We've been trying to make the house more "green" with every project we do.
On the list is to re-insulate the attic. I was thinking that with all of the
newspaper we constantly get, why not shred it, fireproof it and toss it up
in the attic? Isnt' that all this blown cellulose really is?
Is this a viable idea?
Too much work for too little return?
The better and cheaper and easier, in the long run, way is to send off
your old newspapers to the recycle yard and they sell it to the people who
shred it (to the right size) fire and pest treat it properly, and package
Both fiberglass and commercial cellulose are very good. Both have
advantages. I don't think there is a clear advantage of one over the other.
The air sealing abilities of cellulose outweigh the chance of a roof leak
disadvantage, in my opinion.
On Sun, 7 Nov 2004 09:32:14 -0500, "Benign Vanilla"
Ever seen old newspapers caught on the yard fence or stored in some
old basement? They become brittle and really excellent for kindling.
Figure if that is suitable as long term insulation material. If they
crumble to pieces they have little insulation value. If your area is
humid old newspapers are excellent termite food. If you have hot
spots you have a fire hazard. Try wetting the old papers too. In the
old days they used sulphur dioxide to bleach the pulp. The SO2 out
gasses and you have noxious fumes. They probably use something else
today for bleach.
Stick with fiberglass batts.
In some climates cellulose may work but if you are in the south it is pure
shit. You can't keep the moisture out of it and it rots to a grey mat.
To start with, everything northerners know about moisture barriers is exactly
backward anywhere that the A/C is on more than the heat. Unfortunately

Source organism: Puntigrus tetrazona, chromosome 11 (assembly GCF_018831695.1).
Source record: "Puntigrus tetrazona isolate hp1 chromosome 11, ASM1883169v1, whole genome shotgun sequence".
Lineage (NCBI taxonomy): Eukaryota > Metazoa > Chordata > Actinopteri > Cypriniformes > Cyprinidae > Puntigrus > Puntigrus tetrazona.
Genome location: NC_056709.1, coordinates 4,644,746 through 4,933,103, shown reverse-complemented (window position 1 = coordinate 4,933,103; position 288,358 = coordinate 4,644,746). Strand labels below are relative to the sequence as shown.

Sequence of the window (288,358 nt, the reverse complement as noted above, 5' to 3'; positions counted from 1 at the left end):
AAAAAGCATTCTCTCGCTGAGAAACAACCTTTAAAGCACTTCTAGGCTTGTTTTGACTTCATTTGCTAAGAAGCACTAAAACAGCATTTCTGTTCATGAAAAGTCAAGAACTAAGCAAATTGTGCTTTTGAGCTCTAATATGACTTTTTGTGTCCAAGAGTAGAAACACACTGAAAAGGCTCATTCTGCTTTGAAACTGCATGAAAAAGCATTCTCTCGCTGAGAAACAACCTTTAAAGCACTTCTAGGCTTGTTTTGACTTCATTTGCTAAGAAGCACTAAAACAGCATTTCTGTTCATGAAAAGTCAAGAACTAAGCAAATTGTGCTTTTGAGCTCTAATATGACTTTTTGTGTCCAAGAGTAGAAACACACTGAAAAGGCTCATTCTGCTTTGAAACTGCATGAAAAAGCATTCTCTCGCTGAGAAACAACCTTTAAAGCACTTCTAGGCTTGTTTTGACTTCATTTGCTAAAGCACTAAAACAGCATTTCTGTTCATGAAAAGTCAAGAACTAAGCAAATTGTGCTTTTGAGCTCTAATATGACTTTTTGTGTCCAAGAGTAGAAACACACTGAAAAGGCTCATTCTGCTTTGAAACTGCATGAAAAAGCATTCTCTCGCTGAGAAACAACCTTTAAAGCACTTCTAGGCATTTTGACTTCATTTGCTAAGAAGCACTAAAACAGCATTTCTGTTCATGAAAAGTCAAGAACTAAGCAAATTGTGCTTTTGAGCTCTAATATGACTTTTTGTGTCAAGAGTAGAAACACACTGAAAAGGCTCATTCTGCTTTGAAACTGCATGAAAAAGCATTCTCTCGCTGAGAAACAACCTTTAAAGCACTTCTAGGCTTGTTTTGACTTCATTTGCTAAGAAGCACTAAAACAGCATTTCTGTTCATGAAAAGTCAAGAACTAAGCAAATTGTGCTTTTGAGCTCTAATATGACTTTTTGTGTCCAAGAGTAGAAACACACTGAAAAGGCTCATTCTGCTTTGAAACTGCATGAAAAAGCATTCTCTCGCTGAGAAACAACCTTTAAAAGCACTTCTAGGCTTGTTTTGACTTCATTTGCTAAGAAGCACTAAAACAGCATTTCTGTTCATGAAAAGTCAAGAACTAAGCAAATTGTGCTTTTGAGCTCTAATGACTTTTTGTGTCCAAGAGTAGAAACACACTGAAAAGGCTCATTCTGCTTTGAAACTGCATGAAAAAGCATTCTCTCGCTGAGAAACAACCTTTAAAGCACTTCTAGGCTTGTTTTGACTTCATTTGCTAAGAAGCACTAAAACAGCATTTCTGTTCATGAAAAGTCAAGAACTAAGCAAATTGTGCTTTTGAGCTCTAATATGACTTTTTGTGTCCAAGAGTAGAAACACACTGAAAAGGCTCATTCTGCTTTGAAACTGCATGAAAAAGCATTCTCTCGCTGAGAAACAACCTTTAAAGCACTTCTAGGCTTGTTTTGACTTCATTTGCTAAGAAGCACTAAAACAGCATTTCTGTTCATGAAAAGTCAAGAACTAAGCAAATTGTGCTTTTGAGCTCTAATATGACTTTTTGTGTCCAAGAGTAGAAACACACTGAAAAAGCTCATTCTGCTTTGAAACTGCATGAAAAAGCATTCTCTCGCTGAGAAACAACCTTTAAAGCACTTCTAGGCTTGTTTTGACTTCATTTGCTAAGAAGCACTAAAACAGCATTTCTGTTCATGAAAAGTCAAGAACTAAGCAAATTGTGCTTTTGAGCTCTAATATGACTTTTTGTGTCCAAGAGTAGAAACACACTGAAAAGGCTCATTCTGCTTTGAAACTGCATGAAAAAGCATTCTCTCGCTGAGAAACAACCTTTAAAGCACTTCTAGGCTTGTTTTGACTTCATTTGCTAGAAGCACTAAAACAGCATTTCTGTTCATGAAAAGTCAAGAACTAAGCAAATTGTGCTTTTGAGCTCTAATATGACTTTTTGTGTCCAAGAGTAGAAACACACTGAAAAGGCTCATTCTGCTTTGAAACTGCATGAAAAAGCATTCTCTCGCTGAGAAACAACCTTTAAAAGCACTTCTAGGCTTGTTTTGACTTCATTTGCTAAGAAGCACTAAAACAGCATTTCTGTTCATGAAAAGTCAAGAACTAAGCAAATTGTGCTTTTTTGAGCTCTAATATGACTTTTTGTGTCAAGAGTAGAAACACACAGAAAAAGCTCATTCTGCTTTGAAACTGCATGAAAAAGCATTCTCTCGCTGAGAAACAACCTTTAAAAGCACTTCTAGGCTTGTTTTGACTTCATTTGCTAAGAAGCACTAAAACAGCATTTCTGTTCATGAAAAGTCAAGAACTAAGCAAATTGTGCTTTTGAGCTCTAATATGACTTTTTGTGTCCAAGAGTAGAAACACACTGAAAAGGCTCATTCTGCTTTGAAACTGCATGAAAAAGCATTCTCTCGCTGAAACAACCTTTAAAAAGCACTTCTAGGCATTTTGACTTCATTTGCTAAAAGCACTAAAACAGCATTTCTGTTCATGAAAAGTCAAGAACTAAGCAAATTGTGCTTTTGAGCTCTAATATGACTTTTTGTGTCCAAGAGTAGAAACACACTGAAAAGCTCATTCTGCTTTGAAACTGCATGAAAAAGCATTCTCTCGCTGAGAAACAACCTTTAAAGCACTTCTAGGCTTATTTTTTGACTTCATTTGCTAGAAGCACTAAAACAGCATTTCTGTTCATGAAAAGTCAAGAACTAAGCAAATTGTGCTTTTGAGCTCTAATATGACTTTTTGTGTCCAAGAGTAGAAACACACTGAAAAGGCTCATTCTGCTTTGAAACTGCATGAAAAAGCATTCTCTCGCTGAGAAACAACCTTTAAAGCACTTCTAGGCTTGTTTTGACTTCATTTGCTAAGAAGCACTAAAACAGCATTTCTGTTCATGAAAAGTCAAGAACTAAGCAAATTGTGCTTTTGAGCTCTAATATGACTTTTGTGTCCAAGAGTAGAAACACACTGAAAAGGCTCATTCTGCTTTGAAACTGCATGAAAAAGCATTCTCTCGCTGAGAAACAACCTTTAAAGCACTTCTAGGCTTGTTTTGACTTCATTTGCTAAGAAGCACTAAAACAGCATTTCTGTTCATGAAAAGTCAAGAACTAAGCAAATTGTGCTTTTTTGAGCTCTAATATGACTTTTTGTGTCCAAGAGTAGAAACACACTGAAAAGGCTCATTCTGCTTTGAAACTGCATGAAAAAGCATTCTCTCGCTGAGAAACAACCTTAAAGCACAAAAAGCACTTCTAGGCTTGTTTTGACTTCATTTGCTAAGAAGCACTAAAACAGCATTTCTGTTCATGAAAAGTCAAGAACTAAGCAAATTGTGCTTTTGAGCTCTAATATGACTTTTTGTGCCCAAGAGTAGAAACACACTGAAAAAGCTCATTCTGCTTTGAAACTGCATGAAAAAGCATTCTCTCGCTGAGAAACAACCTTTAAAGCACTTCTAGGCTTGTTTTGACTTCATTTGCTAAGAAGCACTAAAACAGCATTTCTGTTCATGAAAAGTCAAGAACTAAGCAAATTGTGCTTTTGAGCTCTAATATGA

insulation installers have not figured that out.
Lovely. For the uninitiated, this produces something
approximating rocket fuel.
Generally, people use mixtures of borax and boric acid dissolved in
water, but the ratios seem to vary all over the map, with no
particular pattern that I can determine. Boric acid also
has the advantage of being a relatively non-toxic-to-humans pesticide
and mildew inhibitor.
has one set of recipes.
Re-inventing the wheel. That is what is done in commercial stuff and
back when, Mother Earth News had articles on how to do it as a DIY
project. It is still available along with the machine to blow at any
decent lumber yard. AT A PRICE! I was quoted in the range of $400 for
a 26x26' ceiling.
Nice long thread, and some great comments. I guess I knew the answer before
I asked. I guess I'll head off to the Depot this winter, rent the machine
and buy some insulation off the shelf.
yeah, the stuff is so cheap, why not?
I had an attic area open recently and cellulose from about 20 years ago was
in pretty good shape.
It settled maybe .5" out of 6". Fairly humid here for a while in
midsummer (st louis) but not like
in the south.
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